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In the literature on evaluation, logical positivism usually refers to some version of a scientific philosophy developed by members of the Vienna Circle in the 1920s and 1930s (largely as a reaction to then dominant Continental philosophies of phenomenology and idealism). The philosophy rests on three key ideas: (a) the verifiability principle, or criterion of meaning: To be considered genuine, legitimate, and meaningful, a knowledge claim about the world must be capable of verification; (b) the doctrine of meaningful statements: The only statements capable of verification, and hence of meaning, are those that can be verified through observation or those that are demonstrable logically; (c) all justified knowledge ultimately rests on noninferential self-evident observations (i.e., foundationalism).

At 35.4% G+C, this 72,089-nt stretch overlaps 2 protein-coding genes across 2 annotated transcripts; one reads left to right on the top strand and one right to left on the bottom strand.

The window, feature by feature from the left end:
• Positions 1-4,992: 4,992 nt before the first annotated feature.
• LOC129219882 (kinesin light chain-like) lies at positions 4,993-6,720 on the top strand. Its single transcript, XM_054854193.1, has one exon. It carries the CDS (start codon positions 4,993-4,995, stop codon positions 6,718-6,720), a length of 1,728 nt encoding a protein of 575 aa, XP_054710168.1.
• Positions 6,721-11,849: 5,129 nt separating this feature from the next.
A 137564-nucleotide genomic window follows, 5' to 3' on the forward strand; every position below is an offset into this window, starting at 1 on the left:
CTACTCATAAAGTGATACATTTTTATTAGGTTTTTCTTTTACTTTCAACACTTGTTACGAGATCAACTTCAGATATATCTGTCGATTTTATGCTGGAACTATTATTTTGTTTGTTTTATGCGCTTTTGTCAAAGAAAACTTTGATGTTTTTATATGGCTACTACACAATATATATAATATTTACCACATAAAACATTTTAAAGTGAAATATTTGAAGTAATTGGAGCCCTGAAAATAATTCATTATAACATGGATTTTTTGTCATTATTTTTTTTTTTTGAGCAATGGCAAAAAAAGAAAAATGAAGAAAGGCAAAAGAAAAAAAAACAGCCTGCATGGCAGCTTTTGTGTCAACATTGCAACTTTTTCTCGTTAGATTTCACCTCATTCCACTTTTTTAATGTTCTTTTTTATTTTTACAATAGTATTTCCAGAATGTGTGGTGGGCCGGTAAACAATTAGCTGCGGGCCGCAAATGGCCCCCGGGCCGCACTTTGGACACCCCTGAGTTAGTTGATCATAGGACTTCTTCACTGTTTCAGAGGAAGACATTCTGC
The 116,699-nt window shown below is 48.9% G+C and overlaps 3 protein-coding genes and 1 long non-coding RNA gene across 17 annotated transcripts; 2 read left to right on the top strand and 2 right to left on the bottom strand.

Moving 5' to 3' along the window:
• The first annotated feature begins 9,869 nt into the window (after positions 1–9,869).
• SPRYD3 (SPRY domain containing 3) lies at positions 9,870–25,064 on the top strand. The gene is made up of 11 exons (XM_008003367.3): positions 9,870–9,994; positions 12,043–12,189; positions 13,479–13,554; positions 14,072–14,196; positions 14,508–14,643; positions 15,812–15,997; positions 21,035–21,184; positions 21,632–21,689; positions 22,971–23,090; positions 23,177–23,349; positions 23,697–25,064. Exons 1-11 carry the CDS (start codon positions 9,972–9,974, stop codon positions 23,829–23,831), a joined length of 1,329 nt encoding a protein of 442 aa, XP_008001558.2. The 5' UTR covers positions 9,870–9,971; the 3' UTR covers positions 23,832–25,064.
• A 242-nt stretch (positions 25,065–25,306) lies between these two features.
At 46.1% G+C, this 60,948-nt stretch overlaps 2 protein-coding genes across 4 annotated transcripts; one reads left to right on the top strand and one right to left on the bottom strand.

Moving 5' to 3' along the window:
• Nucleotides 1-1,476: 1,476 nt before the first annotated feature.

Thomas A. Schwandt
Further Readings
Friedman, M.(1999)Reconsidering logical positivism. Cambridge, England: Cambridge University ...
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